Also, they DO have rights to free speech, as a matter of fact most of them are quite vocal in their criticism to the government, what they generally do NOT have is access to the media and a lot of restrictions regarding public gatherings.

            Also, there is nothing particularly wrong to their property rights, they DO have the right over their private property and they can own real estate for both personal use and private business.

            Not to mention that you keep hammering on the migration rights. I already told you several times: after the latest migration reform Cubans can travel whenever they want at any country willing to accept them, so there is no violation of any right whatsoever.

            And if you are talking about internal migration, the ONLY restrictions are in the living space in the destination and thats a reasonable regulation. If you do not have a place to live or are trying to live in an overcrowded room, you have no business moving to Havana. As simple as that.

          • Griffin

            Cubans still cannot move about freely inside Cuba. Migrants from Orient are no supposed to live in Havana without permission. And there are still limitations on emigrating from Cuba.

            Cubans are still limited in what kind of property they are allowed to own. Quite a lot of private property was confiscated by the Revolution and until legal ownership of that property is settled, the matter of property rights remains in question.

            It is quite true, the regime uses the embargo as an excuse to shift blame for their failures. At the same time, they know they will benefit when the embargo is finally lifted.

            I do believe the US will eventually do so, but not until after the two Castro brothers are dead & buried. Fidel could go any any day, or he could linger on for a year or more. Raul has not looked after himself so well, and he could punch out anytime too.

            The regime will attempt to continue on as before, but none of the 2nd tier elite have anything like the prestige the Castro’s had. It won’t last long. Of course, if the situation in Venezuela goes down the tubes and Cuba loses their cheap oil supply, the regime could find themselves on the ropes sooner rather than later.

            I would love to see the end of the embargo, but only if it is done in a way that does not perpetuate the dictatorship.

          • ac

            Sigh. Ok, it was a long post, but don’t make me said the same things over and over. The ONLY restriction to free movement in Cuba is a rule that limits the amount of space per capita in the new residence. In order to move to Havana (the only place enforcing that rule) you must

            a) Have a place to live
            b) Have enough space in the new address for you

            Those are reasonable regulations and the need for those arise because of the growing overcrowding issues that probably you are unaware of.

            I’ve been several times in Cuba and I have visited all kind of places, including poor neighborhood and shantytowns and can attest that this is a real issue that is causing a lots of problems.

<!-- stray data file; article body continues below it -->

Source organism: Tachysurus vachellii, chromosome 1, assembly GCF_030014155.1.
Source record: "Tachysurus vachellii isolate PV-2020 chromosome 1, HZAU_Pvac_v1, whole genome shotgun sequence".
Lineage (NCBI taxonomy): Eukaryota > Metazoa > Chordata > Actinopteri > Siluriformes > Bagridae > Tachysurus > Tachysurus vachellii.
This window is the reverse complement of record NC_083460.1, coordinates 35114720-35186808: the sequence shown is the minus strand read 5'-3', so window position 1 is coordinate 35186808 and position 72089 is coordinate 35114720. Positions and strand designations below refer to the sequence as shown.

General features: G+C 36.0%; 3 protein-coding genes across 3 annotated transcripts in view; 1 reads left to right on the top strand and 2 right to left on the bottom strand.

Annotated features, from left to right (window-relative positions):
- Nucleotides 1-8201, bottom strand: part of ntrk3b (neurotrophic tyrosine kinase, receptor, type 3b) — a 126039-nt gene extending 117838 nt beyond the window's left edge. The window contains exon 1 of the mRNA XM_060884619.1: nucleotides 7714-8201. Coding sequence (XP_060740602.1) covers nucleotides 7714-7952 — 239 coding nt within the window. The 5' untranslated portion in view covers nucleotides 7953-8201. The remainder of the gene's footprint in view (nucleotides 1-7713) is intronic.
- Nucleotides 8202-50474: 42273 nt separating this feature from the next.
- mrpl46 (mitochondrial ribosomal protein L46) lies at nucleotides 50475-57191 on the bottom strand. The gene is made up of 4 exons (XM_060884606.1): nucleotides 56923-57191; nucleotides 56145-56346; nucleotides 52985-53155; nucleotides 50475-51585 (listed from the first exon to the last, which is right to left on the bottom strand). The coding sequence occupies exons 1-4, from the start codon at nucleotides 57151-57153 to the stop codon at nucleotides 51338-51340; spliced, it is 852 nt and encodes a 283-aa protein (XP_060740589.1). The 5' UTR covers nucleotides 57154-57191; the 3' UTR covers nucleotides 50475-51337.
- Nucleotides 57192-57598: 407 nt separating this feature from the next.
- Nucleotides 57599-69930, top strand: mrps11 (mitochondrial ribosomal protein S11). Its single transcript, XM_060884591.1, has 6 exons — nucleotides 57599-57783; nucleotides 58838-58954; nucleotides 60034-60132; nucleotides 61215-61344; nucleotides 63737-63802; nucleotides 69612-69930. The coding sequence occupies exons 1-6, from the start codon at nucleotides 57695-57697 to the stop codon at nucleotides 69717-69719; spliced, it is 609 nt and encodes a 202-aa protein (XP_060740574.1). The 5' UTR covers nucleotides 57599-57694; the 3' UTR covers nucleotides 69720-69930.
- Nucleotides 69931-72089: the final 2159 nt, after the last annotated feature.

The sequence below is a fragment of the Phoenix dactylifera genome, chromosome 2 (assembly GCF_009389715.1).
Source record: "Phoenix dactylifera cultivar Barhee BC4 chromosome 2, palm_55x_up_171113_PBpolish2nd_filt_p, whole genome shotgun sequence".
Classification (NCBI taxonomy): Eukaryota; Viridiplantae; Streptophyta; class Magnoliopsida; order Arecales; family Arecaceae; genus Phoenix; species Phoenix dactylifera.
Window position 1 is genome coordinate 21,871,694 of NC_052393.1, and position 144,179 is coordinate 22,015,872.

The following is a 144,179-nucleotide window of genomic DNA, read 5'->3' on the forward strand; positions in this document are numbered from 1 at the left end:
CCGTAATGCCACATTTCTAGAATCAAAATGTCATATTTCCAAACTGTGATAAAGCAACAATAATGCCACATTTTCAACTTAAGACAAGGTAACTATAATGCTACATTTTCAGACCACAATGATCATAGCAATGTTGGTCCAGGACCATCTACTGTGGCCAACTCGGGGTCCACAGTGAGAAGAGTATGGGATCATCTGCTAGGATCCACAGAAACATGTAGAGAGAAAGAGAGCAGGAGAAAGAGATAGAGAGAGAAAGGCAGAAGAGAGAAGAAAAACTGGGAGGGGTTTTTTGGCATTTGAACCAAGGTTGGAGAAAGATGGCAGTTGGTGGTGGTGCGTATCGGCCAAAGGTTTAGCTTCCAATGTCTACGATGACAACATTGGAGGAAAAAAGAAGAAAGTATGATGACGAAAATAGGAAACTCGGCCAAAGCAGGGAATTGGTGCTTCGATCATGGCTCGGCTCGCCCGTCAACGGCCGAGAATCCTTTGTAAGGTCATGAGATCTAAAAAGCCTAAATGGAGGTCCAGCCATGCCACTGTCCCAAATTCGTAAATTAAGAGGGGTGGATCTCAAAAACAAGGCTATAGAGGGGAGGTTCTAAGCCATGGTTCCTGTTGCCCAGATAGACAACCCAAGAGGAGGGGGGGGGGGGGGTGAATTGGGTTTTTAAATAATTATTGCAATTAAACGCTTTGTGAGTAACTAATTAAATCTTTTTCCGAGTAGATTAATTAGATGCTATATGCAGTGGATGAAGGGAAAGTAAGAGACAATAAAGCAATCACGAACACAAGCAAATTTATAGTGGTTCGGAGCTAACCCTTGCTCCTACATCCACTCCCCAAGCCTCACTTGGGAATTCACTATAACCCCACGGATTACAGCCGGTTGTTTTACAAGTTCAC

As for the issue of property rights, that was settled long time ago as the US refused to accept compensation for the nationalizations. Every other country received payment for the nationalized properties (dunno if fair or not) and it was the same same for properties nationalized to Cubans living in Cuba (although the compensation was a pittance).

            The claims from US citizens and Cubans living in US are legally void after 50 years.

            http://en.wikipedia.org/wiki/Statute_of_limitations

          • Moses Patterson

            You are only partially correct. If a Cuban has renovated his home well-beyond that of his neighbors, the State may come in and demand proof as to how these improvements were paid for and from where the supplies were purchased. Failing to justify some bureaucrats envy, this ‘homeowner’ risks being charged with “illicit enrichment” resulting in having his property confiscated and possible imprisonment. Homeowners are limited to one property except in special cases where the elite are permitted to own vacation homes as well. With regards to free speech, you are sadly mistaken. It is widely included as free speech, the right to publish and disseminate printed materials reflecting views which may counter government. In Cuba, you will be imprisoned without trial if you were to publish let alone disseminate anti-Castro material. You are way off base with claims of free speech in Cuba. The right to free assembly is also non-existent in Cuba. Organizing an anti-Castro rally in the Revolution Plaza is also an E-ticket to a Cuban gulag. Finally, Cubans who work for the State have no choice as to where they will work nor how much they will earn. If a Cuban wishes to change jobs, they must receive State approval and included in their request for transfer are reports regarding their attendance at mandatory parades and political events. To wish to change careers is frowned upon and risks possible unemployment. Jobs in tourism are sold on the Black Market. I once loaned a friend $500 so that he could pay a bribe to the bar manager a major Havana hotel to get hired as a bartender. While it took him a few months to do so, he paid me back from the nearly $300 in tips he earned on a monthly basis and the illicit mojitos he sold. Your trips to Cuba should have better exposed you to the reality that Cubans face on a daily basis.